In light of the recent Supreme Court ruling on "hostile work environment", it appears maybe the Sheriff's Office may get a "review" for some of it's, nah let's call it like it is. Mark Luttrell may get a review for some of his shenanigans.
Touting himself as an excellent manager, he has issued the proclamation that all square pegs will be plugged into square holes. No law enforcement personnel are supposed to be assigned to non enforcement duties.
Well, the Report Center was closed down last week, and Capt Bobby Simmons was left with no assignment. It seems he has run afoul of Sheriff Luttrell and is being given the "treatment". I spoke with him a few days ago and asked where he had been assigned. He says the latest he has been told was that he would be reviewing work orders at the garage. Yep, I'd say he needs to look at the latest Supreme Court ruling in Burlington RR V. White. Here's an excerpt:
"Applying the standard to the facts of this case, there was a sufficient evidentiary basis to support the jury's verdict on White's retaliation claim. Contrary to Burlington's claim, a reassignment of duties can constitute retaliatory discrimination where both the former and present duties fall within the same job description. Almost every job category involves some duties that are less desirable than others. That is presumably why the EEOC has consistently recognized retaliatory work assignments as forbidden retaliation. Here, the jury had considerable evidence that the track laborer duties were more arduous and dirtier than the forklift operator position, and that the latter position was considered a better job by male employees who resented White for occupying it. Based on this record, a jury could reasonably conclude that the reassignment would have been materially adverse to a reasonable employee. Burlington also argues that the 37-day suspension without pay lacked statutory significance because White was reinstated with backpay. The significance of the congressional judgment that victims of intentional discrimination can recover compensatory and punitive damages to make them whole would be undermined if employers could avoid liability in these circumstances. Any insufficient evidence claim is unconvincing. White received backpay, but many reasonable employees would find a month without pay a serious hardship. White described her physical and emotional hardship to the jury, noting that she obtained medical treatment for emotional distress. An indefinite suspension without pay could well act as a deterrent to the filing of a discrimination complaint, even if the suspended employee eventually receives backpay. Thus, the jury's conclusion that the suspension was materially adverse was reasonable."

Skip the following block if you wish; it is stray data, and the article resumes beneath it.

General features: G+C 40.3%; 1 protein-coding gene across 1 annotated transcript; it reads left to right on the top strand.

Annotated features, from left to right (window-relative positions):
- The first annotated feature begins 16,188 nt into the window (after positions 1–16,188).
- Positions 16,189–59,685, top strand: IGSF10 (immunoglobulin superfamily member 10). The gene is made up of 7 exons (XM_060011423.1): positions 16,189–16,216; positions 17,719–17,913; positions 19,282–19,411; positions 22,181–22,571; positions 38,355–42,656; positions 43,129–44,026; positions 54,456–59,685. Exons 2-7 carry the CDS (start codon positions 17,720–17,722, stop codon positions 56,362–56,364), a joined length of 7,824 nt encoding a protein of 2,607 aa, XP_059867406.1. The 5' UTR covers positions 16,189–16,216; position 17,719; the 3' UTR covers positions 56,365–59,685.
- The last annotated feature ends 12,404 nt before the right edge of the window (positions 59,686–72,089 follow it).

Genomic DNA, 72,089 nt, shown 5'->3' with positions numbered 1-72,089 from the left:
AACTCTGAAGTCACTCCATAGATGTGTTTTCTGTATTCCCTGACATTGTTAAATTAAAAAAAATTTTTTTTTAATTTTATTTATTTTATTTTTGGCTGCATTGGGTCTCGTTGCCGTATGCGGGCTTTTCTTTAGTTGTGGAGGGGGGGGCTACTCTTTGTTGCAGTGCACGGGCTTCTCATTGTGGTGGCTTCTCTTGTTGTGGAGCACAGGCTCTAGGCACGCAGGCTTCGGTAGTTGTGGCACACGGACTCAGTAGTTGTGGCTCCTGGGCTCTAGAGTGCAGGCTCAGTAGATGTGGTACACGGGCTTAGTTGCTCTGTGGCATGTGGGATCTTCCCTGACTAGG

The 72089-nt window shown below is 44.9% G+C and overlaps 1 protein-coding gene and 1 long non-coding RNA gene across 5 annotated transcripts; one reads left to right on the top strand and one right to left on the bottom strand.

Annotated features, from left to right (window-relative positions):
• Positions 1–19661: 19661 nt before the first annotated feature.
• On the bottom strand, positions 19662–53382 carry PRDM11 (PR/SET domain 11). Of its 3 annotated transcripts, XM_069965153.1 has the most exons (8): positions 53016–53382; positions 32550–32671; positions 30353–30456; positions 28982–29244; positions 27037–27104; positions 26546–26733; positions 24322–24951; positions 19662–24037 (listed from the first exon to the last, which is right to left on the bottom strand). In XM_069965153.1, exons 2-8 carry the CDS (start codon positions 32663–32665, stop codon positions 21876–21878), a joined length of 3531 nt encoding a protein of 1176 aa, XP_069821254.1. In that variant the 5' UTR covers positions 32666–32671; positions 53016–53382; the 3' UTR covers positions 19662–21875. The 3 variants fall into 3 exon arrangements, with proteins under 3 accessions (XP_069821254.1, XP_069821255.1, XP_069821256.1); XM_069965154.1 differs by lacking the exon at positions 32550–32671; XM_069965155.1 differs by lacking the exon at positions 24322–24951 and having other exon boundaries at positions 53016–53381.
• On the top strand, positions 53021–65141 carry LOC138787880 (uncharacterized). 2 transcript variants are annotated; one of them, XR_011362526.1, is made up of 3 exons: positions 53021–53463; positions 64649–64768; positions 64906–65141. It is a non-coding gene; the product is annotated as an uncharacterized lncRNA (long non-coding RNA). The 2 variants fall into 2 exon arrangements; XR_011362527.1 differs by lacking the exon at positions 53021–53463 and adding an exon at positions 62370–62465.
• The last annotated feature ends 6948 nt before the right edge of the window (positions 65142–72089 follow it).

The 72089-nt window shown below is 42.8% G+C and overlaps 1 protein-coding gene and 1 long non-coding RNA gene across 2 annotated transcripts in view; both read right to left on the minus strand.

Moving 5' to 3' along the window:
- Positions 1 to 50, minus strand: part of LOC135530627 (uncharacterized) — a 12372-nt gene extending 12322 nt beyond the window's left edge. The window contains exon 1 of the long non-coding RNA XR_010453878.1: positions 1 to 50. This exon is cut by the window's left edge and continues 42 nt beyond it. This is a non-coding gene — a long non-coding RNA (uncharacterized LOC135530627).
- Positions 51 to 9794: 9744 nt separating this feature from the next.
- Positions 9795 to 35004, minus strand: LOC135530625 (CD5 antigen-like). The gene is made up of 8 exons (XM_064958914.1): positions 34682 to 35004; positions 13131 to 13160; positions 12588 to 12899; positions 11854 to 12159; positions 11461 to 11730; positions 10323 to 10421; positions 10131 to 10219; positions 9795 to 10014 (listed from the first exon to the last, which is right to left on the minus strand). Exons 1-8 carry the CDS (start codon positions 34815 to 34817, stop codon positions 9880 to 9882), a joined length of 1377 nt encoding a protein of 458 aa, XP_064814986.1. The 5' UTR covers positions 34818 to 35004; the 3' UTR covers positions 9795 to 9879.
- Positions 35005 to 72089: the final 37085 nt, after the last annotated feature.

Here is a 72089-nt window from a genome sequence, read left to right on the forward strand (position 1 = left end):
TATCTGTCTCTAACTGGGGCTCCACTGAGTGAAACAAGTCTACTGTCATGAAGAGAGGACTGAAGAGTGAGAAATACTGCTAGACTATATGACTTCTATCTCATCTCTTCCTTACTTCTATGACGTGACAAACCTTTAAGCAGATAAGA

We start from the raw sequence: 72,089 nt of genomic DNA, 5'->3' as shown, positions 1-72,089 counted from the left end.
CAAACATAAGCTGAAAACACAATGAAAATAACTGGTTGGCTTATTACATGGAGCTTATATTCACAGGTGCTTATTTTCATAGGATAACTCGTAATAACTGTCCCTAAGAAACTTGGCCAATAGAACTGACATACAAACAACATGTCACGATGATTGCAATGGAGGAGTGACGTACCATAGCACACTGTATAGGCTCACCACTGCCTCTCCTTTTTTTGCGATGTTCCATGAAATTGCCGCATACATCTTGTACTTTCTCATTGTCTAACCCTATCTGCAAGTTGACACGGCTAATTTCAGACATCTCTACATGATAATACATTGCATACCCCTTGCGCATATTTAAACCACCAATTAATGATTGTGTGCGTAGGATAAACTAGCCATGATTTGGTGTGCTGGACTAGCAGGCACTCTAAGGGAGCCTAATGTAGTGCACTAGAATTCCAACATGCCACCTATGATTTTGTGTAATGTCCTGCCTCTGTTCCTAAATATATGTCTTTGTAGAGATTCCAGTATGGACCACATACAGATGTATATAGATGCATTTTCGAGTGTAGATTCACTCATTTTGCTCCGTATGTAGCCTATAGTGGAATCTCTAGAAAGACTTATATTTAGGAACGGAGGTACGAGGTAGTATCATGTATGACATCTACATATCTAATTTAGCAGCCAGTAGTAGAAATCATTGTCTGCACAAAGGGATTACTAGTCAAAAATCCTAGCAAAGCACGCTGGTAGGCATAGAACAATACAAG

This also would apply to a certain female inspector at the Sheriff's Office who was moved after she filed an EEOC complaint. I believe she may have a couple of attorneys salivating at the opportunity to file the suit for her!
You know, come to think of it, I was moved from the Computer Section to the midnight shift of the Fugitive Bureau after it was common knowledge that I intended to run for Sheriff. There were three lieutenants assigned to the Bureau at the same time and I was put on the midnight shift and given the oldest equipment and worst office. (Non perks are a subliminal way of establishing the pecking order at the SCSO). I think I'll have to speak with an attorney on this one myself.